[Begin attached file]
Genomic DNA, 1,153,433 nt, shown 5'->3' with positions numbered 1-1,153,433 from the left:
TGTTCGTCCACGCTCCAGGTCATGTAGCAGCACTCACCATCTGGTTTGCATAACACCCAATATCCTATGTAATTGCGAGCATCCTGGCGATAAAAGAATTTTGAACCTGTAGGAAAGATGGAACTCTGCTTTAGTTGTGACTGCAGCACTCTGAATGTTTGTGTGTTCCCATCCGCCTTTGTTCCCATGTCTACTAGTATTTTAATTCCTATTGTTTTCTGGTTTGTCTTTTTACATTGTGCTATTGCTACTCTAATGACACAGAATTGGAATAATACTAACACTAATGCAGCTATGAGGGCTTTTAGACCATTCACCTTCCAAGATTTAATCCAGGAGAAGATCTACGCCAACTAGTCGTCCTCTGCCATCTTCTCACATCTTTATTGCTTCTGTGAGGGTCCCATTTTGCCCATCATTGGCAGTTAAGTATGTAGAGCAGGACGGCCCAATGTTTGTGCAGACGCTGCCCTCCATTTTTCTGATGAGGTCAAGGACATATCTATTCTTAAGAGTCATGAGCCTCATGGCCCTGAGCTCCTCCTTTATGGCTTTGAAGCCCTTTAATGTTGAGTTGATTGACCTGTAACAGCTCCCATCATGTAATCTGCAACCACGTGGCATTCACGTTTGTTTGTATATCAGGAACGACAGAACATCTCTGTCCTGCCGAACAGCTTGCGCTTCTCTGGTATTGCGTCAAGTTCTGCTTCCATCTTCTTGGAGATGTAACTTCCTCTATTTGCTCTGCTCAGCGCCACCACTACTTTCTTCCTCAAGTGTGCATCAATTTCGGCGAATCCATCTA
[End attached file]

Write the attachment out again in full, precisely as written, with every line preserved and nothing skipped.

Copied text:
Genomic DNA, 1,153,433 nt, shown 5'->3' with positions numbered 1-1,153,433 from the left:
TGTTCGTCCACGCTCCAGGTCATGTAGCAGCACTCACCATCTGGTTTGCATAACACCCAATATCCTATGTAATTGCGAGCATCCTGGCGATAAAAGAATTTTGAACCTGTAGGAAAGATGGAACTCTGCTTTAGTTGTGACTGCAGCACTCTGAATGTTTGTGTGTTCCCATCCGCCTTTGTTCCCATGTCTACTAGTATTTTAATTCCTATTGTTTTCTGGTTTGTCTTTTTACATTGTGCTATTGCTACTCTAATGACACAGAATTGGAATAATACTAACACTAATGCAGCTATGAGGGCTTTTAGACCATTCACCTTCCAAGATTTAATCCAGGAGAAGATCTACGCCAACTAGTCGTCCTCTGCCATCTTCTCACATCTTTATTGCTTCTGTGAGGGTCCCATTTTGCCCATCATTGGCAGTTAAGTATGTAGAGCAGGACGGCCCAATGTTTGTGCAGACGCTGCCCTCCATTTTTCTGATGAGGTCAAGGACATATCTATTCTTAAGAGTCATGAGCCTCATGGCCCTGAGCTCCTCCTTTATGGCTTTGAAGCCCTTTAATGTTGAGTTGATTGACCTGTAACAGCTCCCATCATGTAATCTGCAACCACGTGGCATTCACGTTTGTTTGTATATCAGGAACGACAGAACATCTCTGTCCTGCCGAACAGCTTGCGCTTCTCTGGTATTGCGTCAAGTTCTGCTTCCATCTTCTTGGAGATGTAACTTCCTCTATTTGCTCTGCTCAGCGCCACCACTACTTTCTTCCTCAAGTGTGCATCAATTTCGGCGAATCCATCTA